The eastern part of the Eastern School yard closest to the railroad had washed away and it was feared that continued use of the building would be unsafe. There were a few emergency meetings with the School Board and consultation with local architects F.H. Penfield and Charles A. Cregar (he designed the City Hall/Marketplace/Heritage Center in 1890). Although the architects assured the board that the building was sound, on May 15, 1888 the Board voted to “forever abandon the building” and distribute the pupils throughout the city to other schools. A new Eastern School was built in 1887 farther up on the south side of E. High near Freeman Street (across from current Catholic Central), it was later known as McKinley School.

It is not clear exactly when the original Eastern School building was torn down, but it sat abandoned for a number of years. Later, the Centennial Cabin, a replica of James Demint’s cabin, was moved to that site. The Centennial Cabin was built for the 1901 centennial of the city of Springfield and was originally located at the county fairgrounds on Yellow Springs Street. During the centennial celebrations the cabin was open as a museum run by the Daughters of the American Revolution.

The following pictures show the site of the bridge collapse, more photos of the May 1886 flood from our Disaster Collection in the archives and the Centennial Cabin in 1901, 1943, and 1975.

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Sources:

May 12-25, 1886 Springfield Daily Republic

Photograph Category – Residential – City – A-L – Centennial Cabin

Photograph Category – Disasters – May 12, 1886 Flood

Education Category – Springfield City Schools – Eastern School

Springfield City Directories

WHO is it Wednesday photo for August 13, 2014

Yesterday’s WHO is it Wednesday photo was kind of unfair…there was virtually no chance that anyone would know who the handsome young gentleman was! Actually, we chose the photo because we just happened to run across it in our collection of identified local men and the picture was so striking, we just couldn’t resist trying to learn more.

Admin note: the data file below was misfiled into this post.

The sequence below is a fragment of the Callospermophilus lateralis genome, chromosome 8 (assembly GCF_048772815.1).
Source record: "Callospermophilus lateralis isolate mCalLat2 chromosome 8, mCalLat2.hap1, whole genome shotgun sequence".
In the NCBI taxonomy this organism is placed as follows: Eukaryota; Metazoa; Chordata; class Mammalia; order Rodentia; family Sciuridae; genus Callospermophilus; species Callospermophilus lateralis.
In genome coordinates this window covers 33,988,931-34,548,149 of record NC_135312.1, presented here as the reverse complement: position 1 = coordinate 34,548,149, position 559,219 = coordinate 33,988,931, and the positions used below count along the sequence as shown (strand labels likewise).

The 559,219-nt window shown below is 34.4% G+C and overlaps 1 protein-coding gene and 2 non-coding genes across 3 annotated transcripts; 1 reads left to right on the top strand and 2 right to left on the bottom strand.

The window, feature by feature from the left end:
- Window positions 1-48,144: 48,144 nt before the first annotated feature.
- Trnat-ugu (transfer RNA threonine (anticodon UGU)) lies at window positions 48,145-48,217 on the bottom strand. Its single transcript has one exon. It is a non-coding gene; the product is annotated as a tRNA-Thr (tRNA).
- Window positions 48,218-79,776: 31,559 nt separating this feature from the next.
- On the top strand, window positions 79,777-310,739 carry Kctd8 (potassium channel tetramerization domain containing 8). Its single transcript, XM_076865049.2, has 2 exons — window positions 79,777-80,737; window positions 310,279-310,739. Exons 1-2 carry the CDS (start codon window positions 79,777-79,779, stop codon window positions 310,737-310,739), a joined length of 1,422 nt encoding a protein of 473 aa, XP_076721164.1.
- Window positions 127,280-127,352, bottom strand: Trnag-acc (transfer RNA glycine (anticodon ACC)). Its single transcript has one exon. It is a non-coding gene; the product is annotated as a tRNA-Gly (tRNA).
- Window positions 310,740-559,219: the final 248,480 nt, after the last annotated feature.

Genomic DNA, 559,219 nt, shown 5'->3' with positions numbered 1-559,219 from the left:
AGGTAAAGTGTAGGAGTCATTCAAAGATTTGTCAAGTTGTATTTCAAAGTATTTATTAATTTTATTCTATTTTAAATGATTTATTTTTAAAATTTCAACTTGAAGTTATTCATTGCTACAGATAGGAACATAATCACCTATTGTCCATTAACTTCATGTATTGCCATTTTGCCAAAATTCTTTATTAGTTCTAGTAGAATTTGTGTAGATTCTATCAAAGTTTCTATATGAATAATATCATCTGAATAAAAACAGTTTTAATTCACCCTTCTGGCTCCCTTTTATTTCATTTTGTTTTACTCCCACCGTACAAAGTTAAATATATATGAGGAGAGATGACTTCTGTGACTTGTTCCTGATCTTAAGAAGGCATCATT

Who could this handsome gentleman be?

Who could this handsome gentleman be?

We’ll take you through our long and winding detective process:


The back of the photo said “Rich Hackett, 1886-1891, CCHS 7487 Item 8.” The first stop was the city directories, where Richard was listed as a painter in a house on Main Street with his mother and siblings from 1886-1891. Next we jumped to our clipped obituary card file and found a Richard Hackett who died in 1983. While that particular Richard seemed very interesting (he worked at Crowell Collier, headed the Hackett Trio), his 1896 birth date and 1983 death date told us he was clearly NOT the correct person. Our next step was Ancestry.com for census records where we found Richard (b. about 1867) with his widowed mother (Eliza)beth and siblings (Mary, Patrick, and Charles) in the 1870 and 1880 census records.

1880 Census showing the Hackett children with their mother and grandfather.

1880 Census showing the Hackett children with their mother and grandfather.

His mother showed up in the 1900 census with Charles, who was listed as an elevator operator. A quick search of Familysearch.org turned up a death record for brother Charles in 1913 and said he was buried in St. Raphael Lagonda Cemetery. So, we grabbed the index to St. Raphael burials off the library shelf and found that the entire Hackett family, parents Charles and Elizabeth with children Richard, Mary, Patrick, and Charles are ALL buried with one stone (and no dates) at St. Raphael’s.

Hackett Listings in St. Raphael's Cemetery, Springfield, Ohio

Hackett Listings in St. Raphael’s Cemetery, Springfield, Ohio